Wednesday, August 19, 2015

Tutorial / Photoshop: layers and layer masks

Remember the last post, where we talked about changing colours in photoshop? Well, in that post we promissed we'd get back to you on layers and layer masks in Photoshop. It might sound difficult, it might look tricky but it actually isn't. Stick with us through this post and I bet you'll agree with us afterwards. 

So according to Adobe you should see a layer like a pancake. Only the top pancake is visible. Or actually, as Adobe puts it: Photoshop layers are like sheets of stacked acetate. You can see through transparent areas of a layer (a hole in the pancake) to the layers below.

When you open an image in Photoshop, it opens as a (background) layer. This is where the editing starts. Most of the time, you'll duplicate the first layer (CTRL J) and start editing on that particular layer. If in the unlikely case it goes terribly wrong, you just throw away the diplicate of the first layer. You'll still have the unedited picture you started out with. 

Keep in mind that we're talking a stack of pancakes here: all layers are put on top of the other in Photoshop. The first thing you see - how logical - is called the top layer. 

Let me show you an example: 
In this image, you see the picture with layers. The top layer is black and white and the layer underneath is in color. 
You can turn off the top layer by clicking on the little eye in front of the Layer 1 (right hand side of the screen). Voila! Now you get the coloured version of the picture.

With a basic understanding of layers, the next move is to talk about layer masks. With a mask you have the control over the transparency of that particular layer. 

When working with layer masks, keep in mind this utterly important rule: White Reveals, Black Conceals. So if you have two layers and you add a white mask to the top layer, it shows everything on that layer.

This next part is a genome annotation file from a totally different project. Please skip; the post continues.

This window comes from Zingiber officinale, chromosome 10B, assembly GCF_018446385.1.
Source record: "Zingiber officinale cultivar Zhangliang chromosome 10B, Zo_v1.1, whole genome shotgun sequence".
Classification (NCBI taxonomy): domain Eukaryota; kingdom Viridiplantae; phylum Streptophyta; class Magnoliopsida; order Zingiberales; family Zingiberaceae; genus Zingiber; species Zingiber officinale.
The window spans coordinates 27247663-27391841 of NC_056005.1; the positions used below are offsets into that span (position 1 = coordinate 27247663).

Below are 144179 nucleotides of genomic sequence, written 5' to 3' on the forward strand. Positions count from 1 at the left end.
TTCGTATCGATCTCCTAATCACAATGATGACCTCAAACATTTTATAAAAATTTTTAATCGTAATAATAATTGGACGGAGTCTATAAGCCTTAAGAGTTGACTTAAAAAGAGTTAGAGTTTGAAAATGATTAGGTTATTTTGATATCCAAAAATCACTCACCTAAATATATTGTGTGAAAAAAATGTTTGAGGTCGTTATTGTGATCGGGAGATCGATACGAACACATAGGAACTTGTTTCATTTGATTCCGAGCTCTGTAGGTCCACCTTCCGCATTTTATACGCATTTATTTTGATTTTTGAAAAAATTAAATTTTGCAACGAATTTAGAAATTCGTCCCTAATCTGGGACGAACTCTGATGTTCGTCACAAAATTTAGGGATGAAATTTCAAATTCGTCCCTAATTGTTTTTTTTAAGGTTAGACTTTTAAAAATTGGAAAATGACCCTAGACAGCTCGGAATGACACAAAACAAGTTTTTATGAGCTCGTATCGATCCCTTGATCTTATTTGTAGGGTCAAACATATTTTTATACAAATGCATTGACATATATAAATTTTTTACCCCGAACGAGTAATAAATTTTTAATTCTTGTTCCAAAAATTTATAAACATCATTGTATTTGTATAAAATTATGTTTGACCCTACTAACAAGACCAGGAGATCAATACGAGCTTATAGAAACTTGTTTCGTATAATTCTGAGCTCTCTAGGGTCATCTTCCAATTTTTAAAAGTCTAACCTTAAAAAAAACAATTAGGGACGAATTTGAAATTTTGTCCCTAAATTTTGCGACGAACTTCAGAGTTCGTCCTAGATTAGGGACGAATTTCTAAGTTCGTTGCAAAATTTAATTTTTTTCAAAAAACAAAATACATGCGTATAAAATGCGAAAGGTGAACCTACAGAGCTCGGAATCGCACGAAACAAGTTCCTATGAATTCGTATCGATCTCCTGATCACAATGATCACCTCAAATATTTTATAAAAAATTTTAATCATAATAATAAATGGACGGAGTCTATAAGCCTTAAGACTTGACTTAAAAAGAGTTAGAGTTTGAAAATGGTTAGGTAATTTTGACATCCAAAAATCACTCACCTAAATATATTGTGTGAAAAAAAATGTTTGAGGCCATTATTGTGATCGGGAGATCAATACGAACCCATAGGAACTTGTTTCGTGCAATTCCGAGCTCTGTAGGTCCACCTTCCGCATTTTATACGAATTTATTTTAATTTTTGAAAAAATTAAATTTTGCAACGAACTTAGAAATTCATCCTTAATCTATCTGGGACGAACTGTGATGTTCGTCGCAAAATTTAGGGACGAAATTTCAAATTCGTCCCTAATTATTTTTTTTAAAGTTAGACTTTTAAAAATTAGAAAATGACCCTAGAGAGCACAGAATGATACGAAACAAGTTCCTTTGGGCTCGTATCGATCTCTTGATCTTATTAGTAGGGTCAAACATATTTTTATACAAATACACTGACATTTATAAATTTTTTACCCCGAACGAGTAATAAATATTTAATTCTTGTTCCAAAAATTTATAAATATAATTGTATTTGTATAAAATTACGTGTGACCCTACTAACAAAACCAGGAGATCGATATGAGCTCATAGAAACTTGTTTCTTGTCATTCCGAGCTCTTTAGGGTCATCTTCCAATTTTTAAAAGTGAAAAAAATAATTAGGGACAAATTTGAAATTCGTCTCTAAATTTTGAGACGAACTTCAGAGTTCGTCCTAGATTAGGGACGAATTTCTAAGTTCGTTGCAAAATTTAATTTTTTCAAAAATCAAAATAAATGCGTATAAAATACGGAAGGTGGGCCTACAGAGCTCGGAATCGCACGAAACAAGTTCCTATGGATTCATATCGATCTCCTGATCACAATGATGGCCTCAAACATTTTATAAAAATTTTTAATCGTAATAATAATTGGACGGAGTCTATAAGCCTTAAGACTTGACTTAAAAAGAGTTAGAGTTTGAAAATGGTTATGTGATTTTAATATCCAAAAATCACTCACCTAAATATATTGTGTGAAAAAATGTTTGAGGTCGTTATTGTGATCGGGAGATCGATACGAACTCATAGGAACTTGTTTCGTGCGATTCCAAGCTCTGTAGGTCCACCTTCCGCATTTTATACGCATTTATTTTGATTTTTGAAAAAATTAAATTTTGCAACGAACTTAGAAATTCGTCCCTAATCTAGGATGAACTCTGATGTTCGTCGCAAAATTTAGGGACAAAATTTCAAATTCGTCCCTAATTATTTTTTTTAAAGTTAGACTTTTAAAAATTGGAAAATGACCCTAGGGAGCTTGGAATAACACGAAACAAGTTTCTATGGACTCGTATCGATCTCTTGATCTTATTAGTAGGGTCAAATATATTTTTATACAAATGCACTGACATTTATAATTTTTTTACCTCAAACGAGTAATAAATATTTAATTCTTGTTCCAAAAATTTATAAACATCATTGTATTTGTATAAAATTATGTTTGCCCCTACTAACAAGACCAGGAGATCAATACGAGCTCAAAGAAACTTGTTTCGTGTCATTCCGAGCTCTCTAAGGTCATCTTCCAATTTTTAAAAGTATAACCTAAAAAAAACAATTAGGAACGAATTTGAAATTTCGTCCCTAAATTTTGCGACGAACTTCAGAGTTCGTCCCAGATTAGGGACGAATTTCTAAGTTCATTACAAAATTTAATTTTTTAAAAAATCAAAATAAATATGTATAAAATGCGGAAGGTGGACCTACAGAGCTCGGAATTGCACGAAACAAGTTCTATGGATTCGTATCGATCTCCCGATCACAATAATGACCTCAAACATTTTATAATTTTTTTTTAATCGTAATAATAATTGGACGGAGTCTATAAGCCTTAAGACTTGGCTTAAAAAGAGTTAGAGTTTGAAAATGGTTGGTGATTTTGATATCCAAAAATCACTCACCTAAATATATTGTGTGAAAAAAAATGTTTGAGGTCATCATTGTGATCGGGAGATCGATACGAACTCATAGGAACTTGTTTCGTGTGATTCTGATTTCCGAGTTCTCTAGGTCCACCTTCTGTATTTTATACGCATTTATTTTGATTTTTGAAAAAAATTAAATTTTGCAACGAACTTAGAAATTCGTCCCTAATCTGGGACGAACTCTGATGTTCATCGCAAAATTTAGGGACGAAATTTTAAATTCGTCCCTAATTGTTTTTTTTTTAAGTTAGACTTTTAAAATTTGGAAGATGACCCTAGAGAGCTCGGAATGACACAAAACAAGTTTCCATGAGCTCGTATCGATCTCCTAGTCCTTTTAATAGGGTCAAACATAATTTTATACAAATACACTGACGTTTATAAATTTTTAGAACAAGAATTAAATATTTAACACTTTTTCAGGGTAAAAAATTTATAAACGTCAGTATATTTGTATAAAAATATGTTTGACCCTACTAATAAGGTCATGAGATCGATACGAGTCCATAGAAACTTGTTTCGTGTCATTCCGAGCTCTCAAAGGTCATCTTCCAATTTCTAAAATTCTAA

Here's some visuals: starting out with a picture with 2 layers, a blue top layer and a red second layer. 
Adding a white mask to the (blue) top layer: use the Add Vector Mask icon. You can use the same icon in the layers panel by using the Alt (windows) or OPT (MAC) key. 
And now adding a black mask (white reveals, black conceals!) to the top layer: 
the blue is gone! Hidden by the black mask. 

So when you have this stack of pancakes. And you'd like to show not only the top pancake but also a bit of the underlying pancake, you should use the brush and paint in the opposite colour. When using a white mask, you can make the underlying layers visible by painting with a black brush and vice versa. 
And vice versa. 
Do take a look at the right hand side with all the layer and layer mask info: in both cases the mask changed. The black mask changed to white where you have painted (remember: white reveals, black conceals) 

So there you have it. A basic tutorial on layers and layer masks. In the beginning you might find working with layers confusing. You might mix up white and black layers. Another nifty trick to remember is CTRL I (i as invert) you can easily switch between white and black layers.

I find layer masks extremely helpful. For example to blend pictures together. Think of a sunset where you want a darker sky and nice silky water. In that case you take 3 pictures: 
- one for the sky (underexposed), 
- one for the silky water (over exposured) and 
- one right exposed image

Now you can blend them together in Photoshop using layers and layer masks. That gives you a great control over your creativity and result. I have always found the videos from Serge Ramelli really helpful, easy to understand and very instructive. He starts with some editing in Lightroom and then blends his pictures together in Photoshop.

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